How a Behavioral Health Program Can Help Depression
Have you lost interest in the things you used to enjoy? Do you find yourself feeling hopeless or helpless?
It’s possible that you are suffering from depression. Depression can affect anyone at any age. The symptoms can be mild or severe and impact your sleep, energy, appetite, hobbies and relationships. Sometimes, the symptoms of late-life depression manifest differently, so it’s important to be aware of the potential signs of this mental health condition.
If you believe that you might have depression, know that treatment is available and effective. Aside from prescription medications like antidepressants, your doctor may also recommend a behavioral health program. These programs are effective at treating depression, and they cover additional physical and emotional challenges in your life.
Let’s learn more about what late-life depression looks like and how behavioral treatment can help.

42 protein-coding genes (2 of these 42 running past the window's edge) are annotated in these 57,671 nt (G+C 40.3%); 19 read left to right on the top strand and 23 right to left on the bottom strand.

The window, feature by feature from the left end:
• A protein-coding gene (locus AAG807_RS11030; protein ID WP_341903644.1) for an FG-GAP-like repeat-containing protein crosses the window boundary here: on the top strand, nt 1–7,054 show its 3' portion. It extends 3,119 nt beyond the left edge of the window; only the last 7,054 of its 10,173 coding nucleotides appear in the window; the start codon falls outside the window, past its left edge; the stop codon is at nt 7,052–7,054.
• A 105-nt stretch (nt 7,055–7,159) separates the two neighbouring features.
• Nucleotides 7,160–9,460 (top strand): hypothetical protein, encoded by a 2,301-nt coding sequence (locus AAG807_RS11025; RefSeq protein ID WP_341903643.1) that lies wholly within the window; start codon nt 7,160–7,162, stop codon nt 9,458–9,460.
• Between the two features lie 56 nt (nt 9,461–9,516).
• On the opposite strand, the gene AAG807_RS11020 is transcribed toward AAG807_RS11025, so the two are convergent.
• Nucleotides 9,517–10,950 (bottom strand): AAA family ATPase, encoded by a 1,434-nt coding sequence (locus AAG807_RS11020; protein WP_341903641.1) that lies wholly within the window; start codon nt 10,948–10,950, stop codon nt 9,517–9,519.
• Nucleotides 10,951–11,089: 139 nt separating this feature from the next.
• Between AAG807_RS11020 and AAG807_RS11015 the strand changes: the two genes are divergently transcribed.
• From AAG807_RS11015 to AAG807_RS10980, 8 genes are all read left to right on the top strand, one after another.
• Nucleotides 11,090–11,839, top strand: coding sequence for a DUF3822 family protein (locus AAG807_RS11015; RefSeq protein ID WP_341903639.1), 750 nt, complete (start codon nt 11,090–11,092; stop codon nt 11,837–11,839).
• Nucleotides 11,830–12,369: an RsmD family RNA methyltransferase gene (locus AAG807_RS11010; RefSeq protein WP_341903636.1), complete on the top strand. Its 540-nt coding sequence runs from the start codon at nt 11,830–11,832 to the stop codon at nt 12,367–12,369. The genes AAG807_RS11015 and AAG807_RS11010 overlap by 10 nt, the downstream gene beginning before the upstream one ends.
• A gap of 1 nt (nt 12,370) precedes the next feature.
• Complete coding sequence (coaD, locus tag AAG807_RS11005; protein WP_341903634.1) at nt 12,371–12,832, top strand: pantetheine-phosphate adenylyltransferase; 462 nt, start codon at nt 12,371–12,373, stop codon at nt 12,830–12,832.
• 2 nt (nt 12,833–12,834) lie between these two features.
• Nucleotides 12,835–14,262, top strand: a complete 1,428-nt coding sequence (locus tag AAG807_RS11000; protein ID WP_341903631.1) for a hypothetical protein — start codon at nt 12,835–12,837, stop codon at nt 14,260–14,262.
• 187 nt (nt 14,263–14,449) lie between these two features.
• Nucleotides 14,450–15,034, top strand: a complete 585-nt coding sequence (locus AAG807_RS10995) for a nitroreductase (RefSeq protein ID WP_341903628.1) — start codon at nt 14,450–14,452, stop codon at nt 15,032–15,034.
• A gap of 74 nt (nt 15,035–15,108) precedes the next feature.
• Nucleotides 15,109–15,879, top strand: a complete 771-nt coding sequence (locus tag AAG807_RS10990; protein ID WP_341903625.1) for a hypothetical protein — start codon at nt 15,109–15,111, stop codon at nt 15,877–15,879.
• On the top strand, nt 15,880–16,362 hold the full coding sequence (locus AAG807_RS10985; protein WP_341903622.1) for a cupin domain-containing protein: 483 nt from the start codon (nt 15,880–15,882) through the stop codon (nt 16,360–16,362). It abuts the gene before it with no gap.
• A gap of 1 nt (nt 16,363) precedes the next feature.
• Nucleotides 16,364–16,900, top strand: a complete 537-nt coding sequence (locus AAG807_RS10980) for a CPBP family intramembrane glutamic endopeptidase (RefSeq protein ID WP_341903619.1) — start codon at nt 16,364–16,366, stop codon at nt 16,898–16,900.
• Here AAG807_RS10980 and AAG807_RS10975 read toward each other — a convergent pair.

Warning Signs of Depression in Older Adults
There are many signs and symptoms of late-life depression. Be aware that some seniors with depression don’t feel “sad”. Instead, they might complain of aches and pains, headaches and fatigue.
Below are common red flags of elderly depression:
- Loss of self-worth
- Lack of energy
- Trouble sleeping
- Memory problems
- Unexplained aches and pains
- Weight loss or loss of appetite
- Feelings of hopelessness or helplessness
- Neglecting personal care
Treatment for Late-Life Depression
Both medication and lifestyle changes are important for helping depression. Your doctor may suggest joining a support group, volunteering your time, getting more exercise and spending time outdoors. Counseling and antidepressants are also highly effective at managing the symptoms of depression.
Behavioral health programs can be incredibly powerful in helping people through their journey with depression. These programs are open to people with depression as well as other conditions, such as neurological problems, psychosocial issues and cognitive impairment.